When you’re at a mega-shelter, like the ones currently housing thousands of Harvey evacuees in Houston, a child-friendly space stands out.
Amidst the concrete and cots, you’ll see a bold punch of color. And then you’ll see the kids, many of them having fun for the first time since a disaster upended their lives.
At the cavernous NRG Center in Houston, the international non-government organization Save the Children is hosting one of its largest-ever child-friendly spaces.
It’s cordoned off by orange construction netting and barricades. The flair is really for safety; a clear boundary, along with parent-child wristbands, helps staff keep track of children amidst thousands of strangers.
When kids enter the space, says Jeanne-Aimee De Marrais, senior director for U.S. emergencies for Save the Children, they see large colorful mats on the floor, building blocks, books, long tables for arts and crafts, stacks of construction paper, mounds of stickers and glitter, hanging artwork, and hula hoops taped to the wall so kids have somewhere to aim a collection of small beach balls. On Thursday, kids played a game of freeze tag.
“When children come into shelters, they’re always kind of grey, dark, monotone environments,” says De Marrais. “When they see the colors and the enthusiasm and energy of our staff, they know this is the place for me.”
De Marrais has spent the past 12 years at Save the Children setting up child-safety spaces like this one all over the world. The organization creates them in the wake of emergencies like a natural disaster or war, and has operated in Texas for families forced to evacuate because of Hurricane Harvey. At least tens of thousands of children have been displaced by the disaster.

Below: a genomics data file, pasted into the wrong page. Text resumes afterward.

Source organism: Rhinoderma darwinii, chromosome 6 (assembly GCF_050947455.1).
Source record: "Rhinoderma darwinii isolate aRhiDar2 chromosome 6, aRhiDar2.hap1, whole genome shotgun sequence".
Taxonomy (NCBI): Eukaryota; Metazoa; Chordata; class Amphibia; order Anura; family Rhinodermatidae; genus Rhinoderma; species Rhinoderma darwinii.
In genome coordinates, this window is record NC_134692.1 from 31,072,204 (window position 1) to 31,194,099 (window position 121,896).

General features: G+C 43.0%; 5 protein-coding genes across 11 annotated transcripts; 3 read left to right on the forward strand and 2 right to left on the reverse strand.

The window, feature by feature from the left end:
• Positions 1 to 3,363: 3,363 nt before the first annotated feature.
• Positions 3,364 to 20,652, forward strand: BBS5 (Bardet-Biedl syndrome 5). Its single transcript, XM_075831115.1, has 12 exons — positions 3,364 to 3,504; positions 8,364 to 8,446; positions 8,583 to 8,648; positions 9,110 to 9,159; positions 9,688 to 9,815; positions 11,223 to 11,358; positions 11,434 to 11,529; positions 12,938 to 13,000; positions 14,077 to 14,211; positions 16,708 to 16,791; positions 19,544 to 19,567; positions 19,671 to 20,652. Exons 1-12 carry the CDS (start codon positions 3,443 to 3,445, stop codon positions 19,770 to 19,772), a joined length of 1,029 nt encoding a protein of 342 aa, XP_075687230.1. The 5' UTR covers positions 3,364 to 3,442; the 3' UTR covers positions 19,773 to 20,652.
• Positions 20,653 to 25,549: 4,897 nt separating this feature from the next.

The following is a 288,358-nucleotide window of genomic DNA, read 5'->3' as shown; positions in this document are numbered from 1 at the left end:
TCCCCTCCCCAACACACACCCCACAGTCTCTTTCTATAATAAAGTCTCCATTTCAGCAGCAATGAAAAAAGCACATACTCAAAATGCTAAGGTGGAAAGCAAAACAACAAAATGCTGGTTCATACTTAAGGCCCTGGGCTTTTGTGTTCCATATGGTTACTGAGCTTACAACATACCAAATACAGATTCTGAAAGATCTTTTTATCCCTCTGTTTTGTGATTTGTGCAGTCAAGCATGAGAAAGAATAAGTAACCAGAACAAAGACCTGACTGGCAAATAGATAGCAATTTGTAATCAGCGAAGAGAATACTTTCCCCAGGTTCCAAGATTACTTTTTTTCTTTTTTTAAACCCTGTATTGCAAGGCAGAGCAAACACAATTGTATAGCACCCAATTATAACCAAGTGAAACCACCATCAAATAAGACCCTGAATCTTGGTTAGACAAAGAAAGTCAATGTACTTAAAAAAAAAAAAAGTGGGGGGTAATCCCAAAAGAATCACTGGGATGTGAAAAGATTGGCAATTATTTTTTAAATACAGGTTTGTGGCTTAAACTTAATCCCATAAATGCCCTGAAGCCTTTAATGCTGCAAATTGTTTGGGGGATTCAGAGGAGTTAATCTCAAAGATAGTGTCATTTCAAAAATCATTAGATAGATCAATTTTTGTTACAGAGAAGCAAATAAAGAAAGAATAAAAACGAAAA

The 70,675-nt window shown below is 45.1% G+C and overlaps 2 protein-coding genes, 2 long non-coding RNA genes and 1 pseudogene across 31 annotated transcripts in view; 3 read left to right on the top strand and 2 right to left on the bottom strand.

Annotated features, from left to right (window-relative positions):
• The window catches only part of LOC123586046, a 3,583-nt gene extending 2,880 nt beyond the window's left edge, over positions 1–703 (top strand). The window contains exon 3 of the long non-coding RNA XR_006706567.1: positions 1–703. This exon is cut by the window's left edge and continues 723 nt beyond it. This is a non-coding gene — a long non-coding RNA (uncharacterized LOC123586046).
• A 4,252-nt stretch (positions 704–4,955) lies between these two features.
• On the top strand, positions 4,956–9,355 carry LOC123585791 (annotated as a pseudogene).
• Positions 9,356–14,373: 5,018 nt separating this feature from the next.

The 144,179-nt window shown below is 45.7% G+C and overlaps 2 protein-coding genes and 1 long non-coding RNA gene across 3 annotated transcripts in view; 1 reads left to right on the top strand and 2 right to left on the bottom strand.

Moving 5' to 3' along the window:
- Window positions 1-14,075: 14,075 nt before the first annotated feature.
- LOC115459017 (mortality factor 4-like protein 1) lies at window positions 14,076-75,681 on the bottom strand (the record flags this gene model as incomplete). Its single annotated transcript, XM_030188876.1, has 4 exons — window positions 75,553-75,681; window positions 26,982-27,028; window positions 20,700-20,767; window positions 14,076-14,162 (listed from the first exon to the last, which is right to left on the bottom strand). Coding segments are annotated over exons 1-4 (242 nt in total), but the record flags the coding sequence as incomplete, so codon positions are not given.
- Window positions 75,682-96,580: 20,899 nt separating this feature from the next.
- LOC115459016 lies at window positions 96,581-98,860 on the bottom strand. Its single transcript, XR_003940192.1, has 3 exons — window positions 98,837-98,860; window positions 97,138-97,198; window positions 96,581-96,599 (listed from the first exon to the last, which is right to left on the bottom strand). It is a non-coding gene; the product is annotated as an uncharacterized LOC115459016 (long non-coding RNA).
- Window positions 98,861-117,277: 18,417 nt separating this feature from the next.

While many shelters have informal, kid-friendly areas and entertainment, Save the Children’s program is designed to give traumatized children structure, safety, and the chance to be kids while their parents shower, fill out paperwork, or just take a breath. In the classroom-like environment, the disaster’s smallest survivors can make connections with other children and engage with adults trained to support their emotional and psychological needs.
Sometimes kids immediately smile, laugh, and play once they enter the space. Others might be slow to relax. Marrais recalls seeing a boy in a San Antonio shelter this week who came to the space and spent his first day there curled up on a mat and wearing a hoodie over his head. On the second day, she says he took the hoodie off and began to play with other kids.
“Sometimes that’s the best we can hope to accomplish,” she says.
More often than not, says De Marrais, disaster relief is designed to respond to the needs of able-bodied adults. That’s why, in San Antonio, De Marrais says the only place to wash a two-week old baby was in a bathroom sink being used by a thousand people everyday.
It’s also why Save the Children shows up at shelters with pop-up cribs, wash basins, and umbrella strollers. Without the cribs, babies might have to sleep in cardboard boxes. And the four-wheeled carriers aren’t necessarily to spare parents from carrying their children everywhere. Instead, they become the safe equivalent of a high-chair—a place to strap in a baby or toddler for a meal.
Providing these essential items, along with toiletries, underwear, and socks, helps create a sense of normalcy for kids who’ve been thrown into chaos. They might spend their days watching weary adults cope with a devastating reality, and listen as people fight, cry, or despair. They often don’t fall asleep until as late as 1 a.m. because of the noise and light.
But when there’s a Save the Children space at a shelter, kids have something to call their own.
“We reassure them,” says De Marrais. “We tell them, ‘You’ll be safe with me. While you’re here, you can be a kid.'”